The patient had undergone left total hip arthroplasty twelve years prior to presentation for osteoarthritis. The femoral component was a cemented Exactech Opteon stem, size 2, with a 28 mm, +5 mm femoral head. The acetabular component was a 54 mm Duraloc cup with an Enduron polyethylene liner (DePuy Inc., Warsaw, IN). The patient had a total knee arthroplasty performed in the ipsilateral extremity three years prior to the total hip arthroplasty also for osteoarthritis. Three months after the total hip arthroplasty, the patient developed a Staphylococcus epidermidis periprosthetic infection in her knee and underwent exchange arthroplasty later that same year. Only the total knee implant had been affected and revised, whereas the total hip implant was unaffected. The patient subsequently underwent successful rehabilitation and had been an independent community ambulator thereafter.

Upon presentation, the patient denied shortness of breath, chest pain, fevers, chills, night sweats, or recent travel. Five month prior to presentation, the patient had dental work with appropriate antibiotic prophylaxis. The critical event most likely occurred several days prior to presentation when the patient slipped and fell in the bathroom. Plain radiographs revealed a fracture of the femoral component at the area of the femoral neck adjacent to the modular head (Figure 1). The stem appeared well seated with no evidence of infection, loosening, malalignment, or periprosthetic fracture. Examination and imaging of the ipsilateral knee were unremarkable.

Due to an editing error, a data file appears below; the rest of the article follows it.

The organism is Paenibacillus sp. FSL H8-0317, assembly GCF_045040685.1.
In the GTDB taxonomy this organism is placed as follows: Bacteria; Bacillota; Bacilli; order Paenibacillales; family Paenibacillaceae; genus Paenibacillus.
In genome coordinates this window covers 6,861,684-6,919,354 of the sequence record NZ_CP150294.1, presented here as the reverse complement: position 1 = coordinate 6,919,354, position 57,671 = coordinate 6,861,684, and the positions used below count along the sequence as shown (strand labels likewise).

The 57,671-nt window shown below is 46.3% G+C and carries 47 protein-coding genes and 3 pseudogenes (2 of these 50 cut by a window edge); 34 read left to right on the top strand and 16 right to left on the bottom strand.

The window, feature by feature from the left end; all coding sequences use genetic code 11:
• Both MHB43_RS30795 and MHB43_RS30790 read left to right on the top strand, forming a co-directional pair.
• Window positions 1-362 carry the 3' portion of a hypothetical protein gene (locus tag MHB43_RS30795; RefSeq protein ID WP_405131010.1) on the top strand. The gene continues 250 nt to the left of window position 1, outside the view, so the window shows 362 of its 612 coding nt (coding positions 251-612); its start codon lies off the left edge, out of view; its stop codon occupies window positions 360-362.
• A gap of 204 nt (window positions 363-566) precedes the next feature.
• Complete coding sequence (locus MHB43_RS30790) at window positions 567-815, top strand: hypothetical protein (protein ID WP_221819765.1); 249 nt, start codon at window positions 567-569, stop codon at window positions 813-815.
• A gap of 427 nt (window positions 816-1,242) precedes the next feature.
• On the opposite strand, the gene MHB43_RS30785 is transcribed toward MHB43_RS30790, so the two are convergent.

Surgery was subsequently planned for component retrieval and revision arthroplasty. Under general anesthesia, the patient was placed in the lateral decubitus position. The previous incision was opened, the subcutaneous tissues were dissected, and the plane beneath the tensor fascia lata was elevated. The sciatic nerve was identified and noted to be in its normal position. The short external rotators were scarred and adhered to the joint capsule. This layer was dissected as a full thickness flap. The quadratus femoris muscle appeared healthy distally. The capsule was then incised, revealing a small amount of serous fluid within the joint. The posterior capsule was removed and the remainder of the anterior rim of the cup was exposed. Tissue samples were sent for frozen section.

The top of the fractured femoral stem was then located (Figure 2(a)). The soft tissues were removed from the area of the greater trochanter and the cement around the posterior shoulder and around the collar of the prosthesis was removed. A carbide punch was used to drive the prosthesis out of the cement mantle. Examination of the cement mantle after removal of the prosthesis showed a small crack proximally which was suspected to proceed into the calcar. To stabilize this crack, a 16-gauge doubled wire was passed around the femur, proximal to the lesser trochanter, and tightened into place (Figure 2(b)).